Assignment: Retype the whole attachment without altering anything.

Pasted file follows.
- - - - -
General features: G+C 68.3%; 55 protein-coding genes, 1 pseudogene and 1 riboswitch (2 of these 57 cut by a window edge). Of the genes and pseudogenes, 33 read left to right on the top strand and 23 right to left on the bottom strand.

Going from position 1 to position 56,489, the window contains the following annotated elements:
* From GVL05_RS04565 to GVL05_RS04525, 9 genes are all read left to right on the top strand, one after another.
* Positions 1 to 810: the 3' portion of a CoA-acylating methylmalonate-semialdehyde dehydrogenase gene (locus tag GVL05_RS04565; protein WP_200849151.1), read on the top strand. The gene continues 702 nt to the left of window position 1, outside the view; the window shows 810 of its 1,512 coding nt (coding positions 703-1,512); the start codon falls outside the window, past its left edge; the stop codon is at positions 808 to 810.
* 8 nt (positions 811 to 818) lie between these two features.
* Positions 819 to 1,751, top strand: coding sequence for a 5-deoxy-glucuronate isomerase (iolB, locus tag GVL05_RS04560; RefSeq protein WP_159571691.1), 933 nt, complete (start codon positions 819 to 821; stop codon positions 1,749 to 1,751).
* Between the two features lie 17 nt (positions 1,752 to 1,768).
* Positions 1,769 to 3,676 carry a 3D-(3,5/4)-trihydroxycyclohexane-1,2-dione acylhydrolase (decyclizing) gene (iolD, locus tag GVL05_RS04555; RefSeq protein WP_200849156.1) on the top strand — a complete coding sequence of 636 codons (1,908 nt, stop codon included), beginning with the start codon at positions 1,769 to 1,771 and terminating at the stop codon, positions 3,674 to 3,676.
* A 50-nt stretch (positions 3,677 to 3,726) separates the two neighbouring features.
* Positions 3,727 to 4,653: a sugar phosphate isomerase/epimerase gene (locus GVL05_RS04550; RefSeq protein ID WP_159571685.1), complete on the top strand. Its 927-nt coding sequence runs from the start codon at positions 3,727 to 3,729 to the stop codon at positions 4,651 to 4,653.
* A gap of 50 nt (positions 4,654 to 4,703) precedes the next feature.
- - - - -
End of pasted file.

General features: G+C 68.3%; 55 protein-coding genes, 1 pseudogene and 1 riboswitch (2 of these 57 cut by a window edge). Of the genes and pseudogenes, 33 read left to right on the top strand and 23 right to left on the bottom strand.

Going from position 1 to position 56,489, the window contains the following annotated elements:
* From GVL05_RS04565 to GVL05_RS04525, 9 genes are all read left to right on the top strand, one after another.
* Positions 1 to 810: the 3' portion of a CoA-acylating methylmalonate-semialdehyde dehydrogenase gene (locus tag GVL05_RS04565; protein WP_200849151.1), read on the top strand. The gene continues 702 nt to the left of window position 1, outside the view; the window shows 810 of its 1,512 coding nt (coding positions 703-1,512); the start codon falls outside the window, past its left edge; the stop codon is at positions 808 to 810.
* 8 nt (positions 811 to 818) lie between these two features.
* Positions 819 to 1,751, top strand: coding sequence for a 5-deoxy-glucuronate isomerase (iolB, locus tag GVL05_RS04560; RefSeq protein WP_159571691.1), 933 nt, complete (start codon positions 819 to 821; stop codon positions 1,749 to 1,751).
* Between the two features lie 17 nt (positions 1,752 to 1,768).
* Positions 1,769 to 3,676 carry a 3D-(3,5/4)-trihydroxycyclohexane-1,2-dione acylhydrolase (decyclizing) gene (iolD, locus tag GVL05_RS04555; RefSeq protein WP_200849156.1) on the top strand — a complete coding sequence of 636 codons (1,908 nt, stop codon included), beginning with the start codon at positions 1,769 to 1,771 and terminating at the stop codon, positions 3,674 to 3,676.
* A 50-nt stretch (positions 3,677 to 3,726) separates the two neighbouring features.
* Positions 3,727 to 4,653: a sugar phosphate isomerase/epimerase gene (locus GVL05_RS04550; RefSeq protein ID WP_159571685.1), complete on the top strand. Its 927-nt coding sequence runs from the start codon at positions 3,727 to 3,729 to the stop codon at positions 4,651 to 4,653.
* A gap of 50 nt (positions 4,654 to 4,703) precedes the next feature.